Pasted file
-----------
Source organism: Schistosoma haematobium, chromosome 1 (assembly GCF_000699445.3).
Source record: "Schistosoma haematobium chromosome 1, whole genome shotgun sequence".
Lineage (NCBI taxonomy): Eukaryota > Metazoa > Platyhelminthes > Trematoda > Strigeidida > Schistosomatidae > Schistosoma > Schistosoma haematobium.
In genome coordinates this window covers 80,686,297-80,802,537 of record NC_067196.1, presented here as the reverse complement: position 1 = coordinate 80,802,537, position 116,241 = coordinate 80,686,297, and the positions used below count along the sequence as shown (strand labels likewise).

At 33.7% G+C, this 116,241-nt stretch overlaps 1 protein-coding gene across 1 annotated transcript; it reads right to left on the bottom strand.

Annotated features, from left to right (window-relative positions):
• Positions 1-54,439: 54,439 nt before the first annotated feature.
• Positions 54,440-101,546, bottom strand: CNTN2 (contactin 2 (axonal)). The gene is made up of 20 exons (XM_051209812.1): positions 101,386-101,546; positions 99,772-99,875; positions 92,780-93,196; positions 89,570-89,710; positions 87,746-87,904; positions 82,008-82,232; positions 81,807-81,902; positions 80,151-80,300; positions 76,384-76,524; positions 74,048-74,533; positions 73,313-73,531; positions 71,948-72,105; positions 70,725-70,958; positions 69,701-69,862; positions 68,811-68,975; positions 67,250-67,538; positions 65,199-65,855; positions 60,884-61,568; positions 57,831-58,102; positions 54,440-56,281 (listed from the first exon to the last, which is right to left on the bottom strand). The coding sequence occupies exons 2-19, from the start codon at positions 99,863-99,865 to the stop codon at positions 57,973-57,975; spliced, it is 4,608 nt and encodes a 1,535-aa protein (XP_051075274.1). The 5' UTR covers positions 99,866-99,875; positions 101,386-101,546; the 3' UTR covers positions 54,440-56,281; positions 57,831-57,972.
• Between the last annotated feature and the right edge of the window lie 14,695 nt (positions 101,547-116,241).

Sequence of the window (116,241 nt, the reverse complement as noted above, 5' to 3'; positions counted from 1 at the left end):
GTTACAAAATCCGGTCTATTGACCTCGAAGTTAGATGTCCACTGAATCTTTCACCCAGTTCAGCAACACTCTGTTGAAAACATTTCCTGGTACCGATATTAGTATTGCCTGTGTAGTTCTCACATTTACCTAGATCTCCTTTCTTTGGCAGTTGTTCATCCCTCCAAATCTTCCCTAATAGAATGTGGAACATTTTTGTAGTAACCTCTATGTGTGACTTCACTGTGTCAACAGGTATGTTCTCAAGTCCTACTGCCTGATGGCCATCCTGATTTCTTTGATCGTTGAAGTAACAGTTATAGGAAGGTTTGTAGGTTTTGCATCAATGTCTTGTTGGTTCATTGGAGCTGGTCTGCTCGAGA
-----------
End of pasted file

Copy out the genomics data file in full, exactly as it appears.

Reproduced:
Source organism: Schistosoma haematobium, chromosome 1 (assembly GCF_000699445.3).
Source record: "Schistosoma haematobium chromosome 1, whole genome shotgun sequence".
Lineage (NCBI taxonomy): Eukaryota > Metazoa > Platyhelminthes > Trematoda > Strigeidida > Schistosomatidae > Schistosoma > Schistosoma haematobium.
In genome coordinates this window covers 80,686,297-80,802,537 of record NC_067196.1, presented here as the reverse complement: position 1 = coordinate 80,802,537, position 116,241 = coordinate 80,686,297, and the positions used below count along the sequence as shown (strand labels likewise).

At 33.7% G+C, this 116,241-nt stretch overlaps 1 protein-coding gene across 1 annotated transcript; it reads right to left on the bottom strand.

Annotated features, from left to right (window-relative positions):
• Positions 1-54,439: 54,439 nt before the first annotated feature.
• Positions 54,440-101,546, bottom strand: CNTN2 (contactin 2 (axonal)). The gene is made up of 20 exons (XM_051209812.1): positions 101,386-101,546; positions 99,772-99,875; positions 92,780-93,196; positions 89,570-89,710; positions 87,746-87,904; positions 82,008-82,232; positions 81,807-81,902; positions 80,151-80,300; positions 76,384-76,524; positions 74,048-74,533; positions 73,313-73,531; positions 71,948-72,105; positions 70,725-70,958; positions 69,701-69,862; positions 68,811-68,975; positions 67,250-67,538; positions 65,199-65,855; positions 60,884-61,568; positions 57,831-58,102; positions 54,440-56,281 (listed from the first exon to the last, which is right to left on the bottom strand). The coding sequence occupies exons 2-19, from the start codon at positions 99,863-99,865 to the stop codon at positions 57,973-57,975; spliced, it is 4,608 nt and encodes a 1,535-aa protein (XP_051075274.1). The 5' UTR covers positions 99,866-99,875; positions 101,386-101,546; the 3' UTR covers positions 54,440-56,281; positions 57,831-57,972.
• Between the last annotated feature and the right edge of the window lie 14,695 nt (positions 101,547-116,241).

Sequence of the window (116,241 nt, the reverse complement as noted above, 5' to 3'; positions counted from 1 at the left end):
GTTACAAAATCCGGTCTATTGACCTCGAAGTTAGATGTCCACTGAATCTTTCACCCAGTTCAGCAACACTCTGTTGAAAACATTTCCTGGTACCGATATTAGTATTGCCTGTGTAGTTCTCACATTTACCTAGATCTCCTTTCTTTGGCAGTTGTTCATCCCTCCAAATCTTCCCTAATAGAATGTGGAACATTTTTGTAGTAACCTCTATGTGTGACTTCACTGTGTCAACAGGTATGTTCTCAAGTCCTACTGCCTGATGGCCATCCTGATTTCTTTGATCGTTGAAGTAACAGTTATAGGAAGGTTTGTAGGTTTTGCATCAATGTCTTGTTGGTTCATTGGAGCTGGTCTGCTCGAGA